Art collecting is one of life's most rewarding and enriching experiences.
For some it is about a sense of community and friendship, and for others it is about being at the forefront of contemporary culture and international style. Some see art as a keen investment, while others see it as the purest form of artistic expression and emotional connection.
No matter what your motivation may be for collecting art, this guide will help to introduce you to the world of art and it's various aspects. Knowing where and how to begin your collection will make your journey into art collecting a much more satisfying and enjoyable one.
Primary & Secondary Market
"Primary market" refers to the sale of works of art that are being sold for the first time. Collectors find it especially exciting to buy a never-before-seen work, straight from the artist’s studio, and these works tend to pump up their adrenaline at gallery previews and art fairs.
“Secondary market” refers to the sale of works of art that have already been sold at least once. If a collector, dealer or gallery sells a work that has been previously sold, the work is then on the secondary market. Most but not all resales take place in auction houses. Many other professionals specialize in the purchase and resale of artworks.
Where to acquire original artwork
Artists, galleries, auction houses, art consultants, dealers & brokers can all help you with your new acquisition. Each has their own set of nuances, advantages and disadvantages and it is important to know the differences when looking to acquire an original work of art.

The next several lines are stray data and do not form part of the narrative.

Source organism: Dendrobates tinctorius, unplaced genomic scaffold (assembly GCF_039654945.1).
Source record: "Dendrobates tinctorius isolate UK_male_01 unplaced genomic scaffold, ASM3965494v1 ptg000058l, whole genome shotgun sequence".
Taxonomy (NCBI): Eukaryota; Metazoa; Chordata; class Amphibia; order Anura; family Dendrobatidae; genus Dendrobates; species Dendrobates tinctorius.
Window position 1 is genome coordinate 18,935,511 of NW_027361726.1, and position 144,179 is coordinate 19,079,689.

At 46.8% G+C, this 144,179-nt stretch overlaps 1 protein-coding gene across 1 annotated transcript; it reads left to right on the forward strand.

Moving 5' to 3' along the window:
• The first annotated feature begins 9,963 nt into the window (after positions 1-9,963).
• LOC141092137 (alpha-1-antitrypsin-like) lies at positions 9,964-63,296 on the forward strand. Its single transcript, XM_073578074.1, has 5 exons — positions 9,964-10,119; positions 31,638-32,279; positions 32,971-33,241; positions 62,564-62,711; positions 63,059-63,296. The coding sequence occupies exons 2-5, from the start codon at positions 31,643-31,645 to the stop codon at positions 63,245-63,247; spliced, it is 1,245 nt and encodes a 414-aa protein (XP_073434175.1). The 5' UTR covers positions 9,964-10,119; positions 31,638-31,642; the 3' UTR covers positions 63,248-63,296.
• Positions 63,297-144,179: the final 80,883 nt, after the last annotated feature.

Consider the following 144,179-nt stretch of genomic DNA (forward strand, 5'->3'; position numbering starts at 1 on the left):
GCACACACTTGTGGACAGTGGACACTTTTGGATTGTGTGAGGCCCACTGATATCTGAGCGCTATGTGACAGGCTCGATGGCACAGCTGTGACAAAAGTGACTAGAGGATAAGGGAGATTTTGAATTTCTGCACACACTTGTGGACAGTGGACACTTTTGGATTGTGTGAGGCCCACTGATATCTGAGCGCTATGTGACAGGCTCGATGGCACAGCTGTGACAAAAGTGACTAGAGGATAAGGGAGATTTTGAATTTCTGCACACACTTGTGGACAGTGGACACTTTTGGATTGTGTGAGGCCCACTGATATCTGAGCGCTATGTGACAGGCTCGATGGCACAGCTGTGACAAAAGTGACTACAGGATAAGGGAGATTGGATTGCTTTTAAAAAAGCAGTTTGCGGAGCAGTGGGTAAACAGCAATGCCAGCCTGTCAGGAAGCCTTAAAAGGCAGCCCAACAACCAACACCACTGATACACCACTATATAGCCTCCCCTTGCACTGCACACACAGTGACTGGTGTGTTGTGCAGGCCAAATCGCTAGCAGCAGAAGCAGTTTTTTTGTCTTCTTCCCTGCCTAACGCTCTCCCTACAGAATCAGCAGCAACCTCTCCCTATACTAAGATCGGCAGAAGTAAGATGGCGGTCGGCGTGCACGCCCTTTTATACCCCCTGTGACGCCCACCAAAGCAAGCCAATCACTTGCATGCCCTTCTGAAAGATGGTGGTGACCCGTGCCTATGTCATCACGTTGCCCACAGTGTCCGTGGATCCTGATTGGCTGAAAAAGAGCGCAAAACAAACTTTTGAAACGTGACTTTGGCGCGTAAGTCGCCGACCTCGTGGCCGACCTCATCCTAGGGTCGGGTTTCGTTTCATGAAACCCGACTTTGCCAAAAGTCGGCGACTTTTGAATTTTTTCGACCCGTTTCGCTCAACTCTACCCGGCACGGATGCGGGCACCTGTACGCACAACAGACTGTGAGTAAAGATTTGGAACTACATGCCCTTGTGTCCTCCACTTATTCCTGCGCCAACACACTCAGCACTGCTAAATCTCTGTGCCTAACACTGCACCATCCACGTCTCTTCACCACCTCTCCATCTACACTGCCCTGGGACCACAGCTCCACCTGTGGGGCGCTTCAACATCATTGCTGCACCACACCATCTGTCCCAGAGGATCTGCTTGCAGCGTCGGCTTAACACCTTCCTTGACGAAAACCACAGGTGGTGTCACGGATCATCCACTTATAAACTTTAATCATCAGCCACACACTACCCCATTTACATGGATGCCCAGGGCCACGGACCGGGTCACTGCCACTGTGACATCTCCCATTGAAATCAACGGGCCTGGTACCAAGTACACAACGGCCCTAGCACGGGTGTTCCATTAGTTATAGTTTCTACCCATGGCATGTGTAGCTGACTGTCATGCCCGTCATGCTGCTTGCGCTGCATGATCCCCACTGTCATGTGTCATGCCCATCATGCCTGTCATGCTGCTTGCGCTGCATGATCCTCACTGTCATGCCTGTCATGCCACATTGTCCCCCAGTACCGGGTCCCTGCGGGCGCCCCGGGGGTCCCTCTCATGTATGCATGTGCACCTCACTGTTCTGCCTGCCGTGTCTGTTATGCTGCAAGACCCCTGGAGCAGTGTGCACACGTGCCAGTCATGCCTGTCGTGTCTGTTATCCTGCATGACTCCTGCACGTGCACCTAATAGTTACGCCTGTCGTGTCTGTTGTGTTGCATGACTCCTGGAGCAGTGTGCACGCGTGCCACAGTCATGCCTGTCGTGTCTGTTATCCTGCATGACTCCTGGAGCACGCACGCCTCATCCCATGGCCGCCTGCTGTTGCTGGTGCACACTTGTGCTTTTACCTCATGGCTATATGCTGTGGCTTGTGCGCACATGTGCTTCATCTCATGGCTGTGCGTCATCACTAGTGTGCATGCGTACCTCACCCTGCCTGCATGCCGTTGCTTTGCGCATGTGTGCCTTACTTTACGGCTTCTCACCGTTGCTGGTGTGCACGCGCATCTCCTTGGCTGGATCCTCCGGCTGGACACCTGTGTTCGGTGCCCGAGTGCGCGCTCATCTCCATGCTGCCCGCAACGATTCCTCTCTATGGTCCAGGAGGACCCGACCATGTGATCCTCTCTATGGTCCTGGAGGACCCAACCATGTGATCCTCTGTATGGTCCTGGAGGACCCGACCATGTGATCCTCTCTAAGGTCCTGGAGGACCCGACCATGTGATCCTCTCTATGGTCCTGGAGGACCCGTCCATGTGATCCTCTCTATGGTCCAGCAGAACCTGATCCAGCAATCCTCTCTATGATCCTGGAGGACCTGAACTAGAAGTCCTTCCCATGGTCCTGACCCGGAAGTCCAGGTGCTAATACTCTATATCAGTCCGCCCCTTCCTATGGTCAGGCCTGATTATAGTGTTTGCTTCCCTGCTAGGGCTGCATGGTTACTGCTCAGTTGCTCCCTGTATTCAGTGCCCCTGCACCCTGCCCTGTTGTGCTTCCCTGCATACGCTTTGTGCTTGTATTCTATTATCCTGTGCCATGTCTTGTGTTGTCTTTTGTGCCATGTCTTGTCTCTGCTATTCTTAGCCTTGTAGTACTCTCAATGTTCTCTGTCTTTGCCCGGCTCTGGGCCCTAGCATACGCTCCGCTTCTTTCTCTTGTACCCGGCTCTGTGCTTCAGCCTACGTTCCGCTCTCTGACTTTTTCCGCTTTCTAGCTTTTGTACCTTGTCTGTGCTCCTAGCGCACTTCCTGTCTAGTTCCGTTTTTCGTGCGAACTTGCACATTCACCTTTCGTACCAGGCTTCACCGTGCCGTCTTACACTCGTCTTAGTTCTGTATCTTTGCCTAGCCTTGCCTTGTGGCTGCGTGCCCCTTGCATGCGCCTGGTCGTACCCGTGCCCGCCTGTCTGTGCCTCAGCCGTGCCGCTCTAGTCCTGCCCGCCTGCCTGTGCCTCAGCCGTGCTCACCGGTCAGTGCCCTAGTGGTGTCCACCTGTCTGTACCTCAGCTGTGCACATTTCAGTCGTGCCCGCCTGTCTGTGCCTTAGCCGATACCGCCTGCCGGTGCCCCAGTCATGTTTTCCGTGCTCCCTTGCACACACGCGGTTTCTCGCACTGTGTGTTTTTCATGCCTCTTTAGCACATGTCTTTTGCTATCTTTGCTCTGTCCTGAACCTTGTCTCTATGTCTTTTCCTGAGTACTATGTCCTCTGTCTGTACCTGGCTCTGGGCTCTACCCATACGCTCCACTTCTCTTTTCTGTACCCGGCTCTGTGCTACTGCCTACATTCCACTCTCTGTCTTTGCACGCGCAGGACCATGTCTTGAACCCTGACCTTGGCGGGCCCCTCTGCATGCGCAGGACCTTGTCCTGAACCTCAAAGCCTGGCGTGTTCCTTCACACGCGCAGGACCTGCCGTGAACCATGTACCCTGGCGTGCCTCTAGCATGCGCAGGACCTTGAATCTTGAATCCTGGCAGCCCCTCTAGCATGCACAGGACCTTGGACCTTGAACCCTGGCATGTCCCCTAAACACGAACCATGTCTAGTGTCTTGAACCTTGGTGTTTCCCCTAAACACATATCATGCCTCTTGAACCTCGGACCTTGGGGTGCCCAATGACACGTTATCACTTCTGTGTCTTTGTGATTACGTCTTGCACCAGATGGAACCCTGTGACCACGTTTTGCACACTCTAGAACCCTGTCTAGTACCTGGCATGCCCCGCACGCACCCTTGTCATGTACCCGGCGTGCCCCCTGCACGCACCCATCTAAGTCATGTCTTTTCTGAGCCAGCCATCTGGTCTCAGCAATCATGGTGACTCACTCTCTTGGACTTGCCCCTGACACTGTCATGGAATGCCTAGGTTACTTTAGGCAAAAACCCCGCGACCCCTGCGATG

Galleries, where artworks are exhibited and sold, are major players on the art market. Some galleries specialize exclusively in the primary market (working directly with young or already well-known living artists), others in the secondary market (buying and reselling artworks without a contract with the artist), but many do both.
Advantages: Purchasing from a gallery provides you the knowledge and expertise of the gallerist, which can assist in informing you of the artists they represent and giving you confidence in knowing you are purchasing an artwork from a career artist.
Disadvatages: When purchasing from a gallery there is typically little to no interaction with the artist. Many collectors appreciate and enjoy building a relationship with the artists they admire and for this reason, prefer to bypass galleries and acquire artwork directly from the artists themselves.
Artwork that has previously passed through the hands of a private collector or institution and is once again available to the public usually can be acquired at an auction.
Advantages: Auctions provide a chance for you to acquire an artwork that was previously unavailable. There is something electrifying about an auction, with its competing bidders, rising prices and the ritual of the hammer.
Disadvantages: All it takes is two bidders who want the same work at the same time to make its price soar. To avoid overpaying for a work, try not to get carried away by auction adrenaline. Set your limits before bidding on a lot. Some buyers make the mistake of letting themselves be swept away by auction fever and bidding beyond their financial means.
An artist’s success is measured by the demand for his or her work. If the artist whose work you want is in great demand, you may find yourself on a long waiting list, especially since galleries give priority to major collectors and institutions.
Deciding to buy
Art is not an impulse buy. Acquiring an original work should take a great deal of thought and consideration. The most important reason to collect an artwork should be for love of the art itself. If you desire an artwork, it is vital to make a decision before another collector gets there first (most collectors have some regrets, but remorse is rare). Original artwork is unique, one-of-a-kind and once it is in a private collection it may be decades before it becomes available again, at which point it may possibly have a much greater price. If the artist’s entire production has already been sold, it is better to be on a waiting list than to buy a work of lesser quality elsewhere.